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Postcard from Hong Kong, the Pearl of the Orient

BC Project visit to British consulate HKShould the Head of State be elected? Who should be allowed to be a candidate, and who should be allowed to vote?

Hong Kong currently faces these questions in its quest for universal suffrage and a democratic future, and was the recurrent theme during the second part of the trip to China organised by the British Chinese Project, in which I and three other Lib Dem delegates - Merlene Emerson, Sarah Yong and Steven Cheung - took part along with representatives from the other two main political parties and several enthusiastic BC Project staff.

We had barely arrived in Hong Kong when we were whisked into the British Consulate to meet the Consul-General, Caroline Wilson, and Sarah Docherty the Head of Political and Communications Sections. The security at the Consulate is so tight that even Mrs Wilson herself has to surrender her mobile to get in. The British Government is in a highly sensitive position in Hong Kong, illustrated by a recent difficulty over translation of the phrase 'we support the aim of universal suffrage' - a word was used to translate the word 'support' that in Chinese has the sense of 'active support' and so was taken to indicate an intention by the British to interfere. Participation in the reform of Hong Kong politics is thus a diplomatic tightrope, and Mrs Wilson was careful to make clear that the policy of universal suffrage is emanating from Beijing.

After a meeting with Kevin McLaven of the British Council learning about the work they are doing in soft diplomacy to wave the British flag, it was on to the Legislative Council to meet with the President Jasper Tsang who is intended to be effectively equivalent to the Speaker of the House of Commons or Lords, where we engaged in an intriguing political discussion that raised as many questions as it answered.

The government, it seems, is entirely non-political (including the Chief Executive) and consists of employed officials. The Chief Executive alone in the government is currently subject to a limited form of election by a complicated committee consisting of 1200 electors - not that many considering that even my relatively small council ward in the UK consists of over 3000 electors. In broad practical terms it seems as though Humphrey Appleby really is in charge. The Legislative Council's role is only to pass or deny legislation put forward by the government, by a simple majority (or two-thirds majority for constitutional issues).

In the UK the government agenda is set by politicians, who derive a mandate from having been elected. In Hong Kong one is driven to question how the agenda is set and by what mandate given that, as Mr Tsang said quite forcefully, the civil service running the government often have no real experience of engaging with the citizenry. One delegate also pointed out that lobbying, which is a problem in this country, must be even more difficult to control there when there is no direct accountability to the people.

And if the political parties' role is restricted to, effectively, the ability collectively to veto what comes through from elsewhere, one wonders how a politician can ever have and put forward a positive agenda for what he or she believes is needed for the country. In a conversation (LD-only) with a former Chinese Lib Dem intern and with a founding member of Lib Dems Abroad, after the formal tour had ended, we talked about protest marches in Hong Kong and how the public have become much more politically engaged in recent years, however in my view mass marches alone cannot in the long term be a practical day-to-day solution.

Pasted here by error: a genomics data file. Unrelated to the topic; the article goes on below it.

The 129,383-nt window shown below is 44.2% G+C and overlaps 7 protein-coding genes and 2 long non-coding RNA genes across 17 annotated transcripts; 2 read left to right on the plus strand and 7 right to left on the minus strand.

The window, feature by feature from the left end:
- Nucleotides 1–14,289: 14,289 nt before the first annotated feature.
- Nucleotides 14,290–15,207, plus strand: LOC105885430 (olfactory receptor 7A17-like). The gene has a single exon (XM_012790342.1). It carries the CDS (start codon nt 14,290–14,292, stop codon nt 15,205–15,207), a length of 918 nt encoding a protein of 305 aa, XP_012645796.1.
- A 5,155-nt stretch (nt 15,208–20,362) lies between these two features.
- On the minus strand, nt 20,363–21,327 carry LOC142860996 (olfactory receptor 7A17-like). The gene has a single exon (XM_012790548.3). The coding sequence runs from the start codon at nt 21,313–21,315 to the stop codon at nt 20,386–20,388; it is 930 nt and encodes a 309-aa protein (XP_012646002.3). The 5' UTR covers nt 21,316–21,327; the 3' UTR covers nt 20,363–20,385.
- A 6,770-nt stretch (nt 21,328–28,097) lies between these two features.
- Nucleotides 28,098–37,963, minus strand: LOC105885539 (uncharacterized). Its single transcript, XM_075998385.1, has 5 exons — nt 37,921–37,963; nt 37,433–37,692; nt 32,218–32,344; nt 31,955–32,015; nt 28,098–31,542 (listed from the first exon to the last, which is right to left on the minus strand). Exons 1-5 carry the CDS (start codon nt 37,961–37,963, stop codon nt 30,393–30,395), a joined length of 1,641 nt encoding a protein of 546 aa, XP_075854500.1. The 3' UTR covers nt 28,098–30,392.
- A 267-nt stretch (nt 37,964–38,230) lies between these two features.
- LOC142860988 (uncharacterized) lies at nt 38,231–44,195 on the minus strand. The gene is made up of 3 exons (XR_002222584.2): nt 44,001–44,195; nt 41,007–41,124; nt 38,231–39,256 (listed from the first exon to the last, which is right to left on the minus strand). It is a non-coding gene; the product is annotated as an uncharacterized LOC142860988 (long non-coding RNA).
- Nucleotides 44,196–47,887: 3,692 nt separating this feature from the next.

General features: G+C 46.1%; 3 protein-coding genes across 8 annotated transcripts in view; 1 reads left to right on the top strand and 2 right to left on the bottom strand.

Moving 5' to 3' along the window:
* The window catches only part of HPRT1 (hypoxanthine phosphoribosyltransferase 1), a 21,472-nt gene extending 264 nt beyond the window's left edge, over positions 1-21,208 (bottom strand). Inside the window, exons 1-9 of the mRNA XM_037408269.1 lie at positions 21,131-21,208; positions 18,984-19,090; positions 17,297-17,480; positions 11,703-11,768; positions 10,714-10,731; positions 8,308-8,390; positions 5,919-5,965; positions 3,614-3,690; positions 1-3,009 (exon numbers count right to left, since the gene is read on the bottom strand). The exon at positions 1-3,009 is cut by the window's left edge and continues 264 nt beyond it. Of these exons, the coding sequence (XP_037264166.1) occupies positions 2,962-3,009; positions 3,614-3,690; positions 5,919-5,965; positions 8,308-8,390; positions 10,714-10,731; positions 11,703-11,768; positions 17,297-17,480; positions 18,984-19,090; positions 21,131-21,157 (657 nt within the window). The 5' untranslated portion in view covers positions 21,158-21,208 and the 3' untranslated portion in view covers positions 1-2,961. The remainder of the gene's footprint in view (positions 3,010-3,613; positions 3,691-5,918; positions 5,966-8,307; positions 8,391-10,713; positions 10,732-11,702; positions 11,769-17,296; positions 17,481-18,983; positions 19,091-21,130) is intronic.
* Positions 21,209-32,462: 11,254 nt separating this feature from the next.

It is hoped that electing the Chief Executive by universal suffrage will solve some of these difficulties, making the person at the top more universally accountable. Strangely the Chief Executive is still to be a non-political post - but given that he or she will, one presumes, have to campaign on political issues to get elected I am not sure how that is literally going to be possible.

In the meantime elected politicians have little real power, reduced effectively to a lobby group with a collective threat of veto. But then imagine if you were to live in Hong Kong and had an idea of how the country should be run - I suspect you probably wouldn't join a political party, you would join the "non-political" government. And if that is what the politically interested are indeed doing, then the apparent relative powerlessness of the political parties in Hong Kong has become a vicious circle, and the hard politics would still exist, but it would simply have become mostly hidden from view. One of the merits of a democracy is its transparency, and it is to be hoped (non-actively, of course) that the universal suffrage proposed by Beijing for the Chief Executive will be a key step on the path to a full democracy for Hong Kong.

I am grateful to BC Project for organising our study tour, the Chinese Government for the earlier part of our visit to China, and to the many people who hosted us and were so generous with their time. The whole trip to China was a real eye-opener for someone who has heard of this part of his heritage for so many years, without ever until now having been to visit. China is an economic power-house that has the curious by-line that the majority of the population still lives in less than first-world conditions. It was made clear to us that China intends to continue its economic expansion for the foreseeable future: I very much hope that the UK as a potential trading partner will benefit greatly from that, and let us hope that in China it is the population as a whole who will also see some of the benefits.